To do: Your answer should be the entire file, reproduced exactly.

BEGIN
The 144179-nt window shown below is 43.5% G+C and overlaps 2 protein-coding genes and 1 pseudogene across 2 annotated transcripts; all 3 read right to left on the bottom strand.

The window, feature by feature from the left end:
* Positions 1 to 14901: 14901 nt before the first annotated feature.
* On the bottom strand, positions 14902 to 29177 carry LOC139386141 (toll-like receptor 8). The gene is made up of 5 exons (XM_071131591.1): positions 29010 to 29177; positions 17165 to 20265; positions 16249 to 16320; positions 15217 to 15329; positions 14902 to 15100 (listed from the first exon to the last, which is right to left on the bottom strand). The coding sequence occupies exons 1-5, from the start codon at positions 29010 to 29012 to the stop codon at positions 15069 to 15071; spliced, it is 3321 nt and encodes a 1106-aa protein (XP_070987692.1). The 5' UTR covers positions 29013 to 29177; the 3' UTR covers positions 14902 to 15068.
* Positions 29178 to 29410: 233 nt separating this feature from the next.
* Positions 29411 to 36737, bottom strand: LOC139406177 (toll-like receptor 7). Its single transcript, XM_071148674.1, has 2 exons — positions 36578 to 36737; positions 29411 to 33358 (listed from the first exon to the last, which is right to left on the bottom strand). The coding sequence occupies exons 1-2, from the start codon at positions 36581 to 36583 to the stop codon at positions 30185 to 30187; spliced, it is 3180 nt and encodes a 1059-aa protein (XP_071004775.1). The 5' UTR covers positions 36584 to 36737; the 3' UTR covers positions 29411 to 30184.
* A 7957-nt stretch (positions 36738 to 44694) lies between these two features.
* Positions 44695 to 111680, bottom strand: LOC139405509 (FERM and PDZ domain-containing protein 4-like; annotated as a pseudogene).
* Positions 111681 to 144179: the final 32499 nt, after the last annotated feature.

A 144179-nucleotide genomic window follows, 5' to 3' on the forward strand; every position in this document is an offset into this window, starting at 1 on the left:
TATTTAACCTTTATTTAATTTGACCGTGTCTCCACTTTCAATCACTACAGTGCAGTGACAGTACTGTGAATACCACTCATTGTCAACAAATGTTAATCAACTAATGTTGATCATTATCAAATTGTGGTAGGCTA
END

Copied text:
The 144179-nt window shown below is 43.5% G+C and overlaps 2 protein-coding genes and 1 pseudogene across 2 annotated transcripts; all 3 read right to left on the bottom strand.

The window, feature by feature from the left end:
* Positions 1 to 14901: 14901 nt before the first annotated feature.
* On the bottom strand, positions 14902 to 29177 carry LOC139386141 (toll-like receptor 8). The gene is made up of 5 exons (XM_071131591.1): positions 29010 to 29177; positions 17165 to 20265; positions 16249 to 16320; positions 15217 to 15329; positions 14902 to 15100 (listed from the first exon to the last, which is right to left on the bottom strand). The coding sequence occupies exons 1-5, from the start codon at positions 29010 to 29012 to the stop codon at positions 15069 to 15071; spliced, it is 3321 nt and encodes a 1106-aa protein (XP_070987692.1). The 5' UTR covers positions 29013 to 29177; the 3' UTR covers positions 14902 to 15068.
* Positions 29178 to 29410: 233 nt separating this feature from the next.
* Positions 29411 to 36737, bottom strand: LOC139406177 (toll-like receptor 7). Its single transcript, XM_071148674.1, has 2 exons — positions 36578 to 36737; positions 29411 to 33358 (listed from the first exon to the last, which is right to left on the bottom strand). The coding sequence occupies exons 1-2, from the start codon at positions 36581 to 36583 to the stop codon at positions 30185 to 30187; spliced, it is 3180 nt and encodes a 1059-aa protein (XP_071004775.1). The 5' UTR covers positions 36584 to 36737; the 3' UTR covers positions 29411 to 30184.
* A 7957-nt stretch (positions 36738 to 44694) lies between these two features.
* Positions 44695 to 111680, bottom strand: LOC139405509 (FERM and PDZ domain-containing protein 4-like; annotated as a pseudogene).
* Positions 111681 to 144179: the final 32499 nt, after the last annotated feature.

A 144179-nucleotide genomic window follows, 5' to 3' on the forward strand; every position in this document is an offset into this window, starting at 1 on the left:
TATTTAACCTTTATTTAATTTGACCGTGTCTCCACTTTCAATCACTACAGTGCAGTGACAGTACTGTGAATACCACTCATTGTCAACAAATGTTAATCAACTAATGTTGATCATTATCAAATTGTGGTAGGCTA